Friday, May 27, 2011

Gold Ends Week With Strong Gain Due To Sinking Greenback

Now that the latest phase of the Eurocrisis in no longer new and disturbing, demand for the greenback is fading and demand for gold is increasing. As the U.S. Dollar Index broke below its 75 support level, gold forded up to a new three-week high. For a time this afternoon, it was less than forty dollars below its all-time record high; its high point of the day was just below the $1,540 resistance level. Although almost all of gold's gain today was due to the weakening U.S. dollar, the currency tumbled enough to make for a strong double-digit rise. Turning the recent differential on its head, silver hardly budged while gold was energized.

Today was one of those days when the start to the pit session accurately foreshadowed the entire day. Gold started rallying from $1,525 at 8 AM ET and continued upwards to $1,530 when the pit session started up. Then blocked, it spent some time shuffling between $1,528 and $1,530 before a renewed tumble in the greenback gave the metal the energy to shoot up to $1,535 by 9:45. Blocked again, it settled into a higher range until late morning when another greenback stumble got the metal up to its daily high of $1,539.50. It hit that peak a little after noon, and spent early afternoon in yet another range - this one, between $1,536 and $1,538.

Later, the metal slumped down to the low 1530s, but its descent ended a little after 3:00 when the greenback slumped again. For the last two hours of the session, the U.S. dollar's continuing drop left gold unaffected as it marked time around $1,536. As of the end of the week, the spot price was $1,536.50 for a gain of $17.10 on the day. The Kitco Gold Index split the gain into +$0.70 for predominant buying and +$16.40 for greenback weakening. For the week, the metal gained $22.80 or 1.51%.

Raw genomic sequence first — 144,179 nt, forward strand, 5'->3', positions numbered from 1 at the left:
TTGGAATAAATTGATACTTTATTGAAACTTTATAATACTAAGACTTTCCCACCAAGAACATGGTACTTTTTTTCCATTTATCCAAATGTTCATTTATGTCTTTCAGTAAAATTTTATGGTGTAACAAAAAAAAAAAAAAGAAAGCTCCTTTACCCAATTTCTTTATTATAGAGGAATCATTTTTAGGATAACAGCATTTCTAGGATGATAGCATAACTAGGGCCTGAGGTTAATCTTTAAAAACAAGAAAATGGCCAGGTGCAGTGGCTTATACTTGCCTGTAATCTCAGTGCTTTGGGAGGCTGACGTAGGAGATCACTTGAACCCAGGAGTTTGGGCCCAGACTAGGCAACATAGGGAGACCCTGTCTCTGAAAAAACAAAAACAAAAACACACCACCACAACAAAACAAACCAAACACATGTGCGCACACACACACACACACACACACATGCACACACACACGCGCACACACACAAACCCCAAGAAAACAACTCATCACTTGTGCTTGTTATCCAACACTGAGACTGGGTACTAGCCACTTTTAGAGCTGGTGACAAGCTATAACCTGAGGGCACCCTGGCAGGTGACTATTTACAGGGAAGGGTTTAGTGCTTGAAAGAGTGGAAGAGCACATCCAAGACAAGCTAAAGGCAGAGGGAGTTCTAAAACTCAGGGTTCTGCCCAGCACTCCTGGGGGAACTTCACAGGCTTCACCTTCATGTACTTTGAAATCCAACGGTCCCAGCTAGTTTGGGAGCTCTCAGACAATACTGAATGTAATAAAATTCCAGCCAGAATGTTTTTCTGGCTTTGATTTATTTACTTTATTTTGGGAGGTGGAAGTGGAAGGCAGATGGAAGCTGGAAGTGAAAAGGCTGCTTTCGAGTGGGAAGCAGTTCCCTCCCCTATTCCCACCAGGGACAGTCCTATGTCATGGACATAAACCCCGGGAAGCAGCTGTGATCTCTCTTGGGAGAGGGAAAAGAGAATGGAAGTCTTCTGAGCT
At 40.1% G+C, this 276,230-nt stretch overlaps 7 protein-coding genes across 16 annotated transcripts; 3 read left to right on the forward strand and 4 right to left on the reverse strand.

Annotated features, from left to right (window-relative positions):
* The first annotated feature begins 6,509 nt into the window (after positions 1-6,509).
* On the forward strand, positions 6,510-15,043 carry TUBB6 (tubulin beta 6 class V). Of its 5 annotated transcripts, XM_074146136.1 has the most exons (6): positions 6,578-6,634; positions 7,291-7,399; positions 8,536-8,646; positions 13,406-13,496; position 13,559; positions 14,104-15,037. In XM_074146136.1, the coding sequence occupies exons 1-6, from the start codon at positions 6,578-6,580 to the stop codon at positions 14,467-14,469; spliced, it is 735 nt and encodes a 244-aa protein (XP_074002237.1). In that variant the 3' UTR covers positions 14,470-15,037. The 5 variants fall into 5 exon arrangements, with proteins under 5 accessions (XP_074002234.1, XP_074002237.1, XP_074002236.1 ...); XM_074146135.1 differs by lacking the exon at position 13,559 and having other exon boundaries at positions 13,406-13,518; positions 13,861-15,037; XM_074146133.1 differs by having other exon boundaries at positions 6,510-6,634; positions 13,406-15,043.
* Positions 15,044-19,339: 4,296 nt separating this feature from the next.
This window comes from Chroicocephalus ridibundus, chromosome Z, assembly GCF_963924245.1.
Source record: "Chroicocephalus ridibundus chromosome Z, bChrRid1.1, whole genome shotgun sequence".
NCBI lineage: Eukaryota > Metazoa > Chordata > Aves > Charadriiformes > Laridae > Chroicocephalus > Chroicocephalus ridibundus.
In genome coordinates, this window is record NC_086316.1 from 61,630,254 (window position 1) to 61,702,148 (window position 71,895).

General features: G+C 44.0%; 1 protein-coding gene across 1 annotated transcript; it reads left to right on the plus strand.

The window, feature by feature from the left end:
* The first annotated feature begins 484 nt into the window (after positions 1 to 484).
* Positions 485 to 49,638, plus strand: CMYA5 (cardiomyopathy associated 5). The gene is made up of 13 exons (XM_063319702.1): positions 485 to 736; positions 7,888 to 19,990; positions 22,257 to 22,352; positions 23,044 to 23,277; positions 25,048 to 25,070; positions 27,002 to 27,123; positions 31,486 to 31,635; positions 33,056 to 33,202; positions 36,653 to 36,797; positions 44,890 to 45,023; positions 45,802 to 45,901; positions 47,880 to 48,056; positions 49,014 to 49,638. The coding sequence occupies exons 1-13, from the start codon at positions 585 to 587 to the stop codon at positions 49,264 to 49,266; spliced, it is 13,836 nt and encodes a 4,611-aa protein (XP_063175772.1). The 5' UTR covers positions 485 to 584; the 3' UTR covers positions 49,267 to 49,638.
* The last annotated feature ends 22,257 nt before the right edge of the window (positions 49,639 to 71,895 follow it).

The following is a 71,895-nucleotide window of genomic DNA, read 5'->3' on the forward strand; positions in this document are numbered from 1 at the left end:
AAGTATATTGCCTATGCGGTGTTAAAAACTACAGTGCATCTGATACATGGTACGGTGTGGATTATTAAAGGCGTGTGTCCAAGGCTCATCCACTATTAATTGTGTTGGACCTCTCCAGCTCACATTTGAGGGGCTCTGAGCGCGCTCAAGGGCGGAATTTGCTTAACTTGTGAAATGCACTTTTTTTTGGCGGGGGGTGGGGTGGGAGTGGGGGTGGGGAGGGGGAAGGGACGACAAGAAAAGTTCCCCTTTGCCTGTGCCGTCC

Gold's six-month chart, from, shows yesterday's decline being smartly reversed:

To be frank, I thought the two-day decline would spill over into today. Since it didn't, yesterday's and the day before's slumps were too ephemeral to count as an outright short-term decline. Today's gain counts as a the second higher high since the plummet of four weeks ago. That said, gold's uptrend has been made a little stronger. What makes the $1,540 resistance level significant is that it marks the point where two-thirds of gold's $120 plummet is reversed. Should gold get and stay above that level, the current recovery is stronger than a mere relief rally. Although it's unlikely that gold will continue upwards to make a new record high that's well above the current $1,578.20, the metal has shown enough strength to have fallen into an intermediate-term consolidation pattern. That's much better than a correction.

As indicated above, the U.S. Dollar Index spent most of today tumbling. Close to 75.2 at 8 AM, it was hit hard by the advent of regular trading. Bottoming at 74.905, it snapped back up at 8:35 with the news that consumer spending for April increased only by 0.4%: the same as income. Peaking at 75.2, the Index then lost its energy and dawdled in a range before collapsing a second time. Its second bottom, made around noon, was lower than its first. Unlike the first recovery, it couldn't get above 75. Starting at 2:00, it slid down slowly at first but accelerated as it lost more footing. At the end of the week, it was close to its daily low at 74.77.

Its own six-month chart, also from, shows its recent uptrend definitely impugned:

The Index's higher high, from which it's been falling, has now been followed by a lower low. That scattering does not an uptrend make. In form, its recent fluctuations resemble two-thirds of a head-and-shoulders top. Should the Index make a lower high when it next turns upwards, the bell is tolling for its countertrend rise. As a side note, its Moving Average Convergence-Divergence lines (found at the top of its chart) are very close to making a bearish cross.

With the last full week of May over, gold is showing a fairly solid recovery. The beginning of May was the time to sell, but gold hasn't gone away as yet. Given that it's likely to either consolidate or fall further in the coming few months, due to unfavourable seasonality, this rally could be seen as a blooming second chance to get out. Its recovery strength, though, shows that it's angling more towards a summer consolidation than a summer correction.

In closing, I'd like to thank you for stopping by and reading what I've got here. Have a great weekend, and enjoy the heat.

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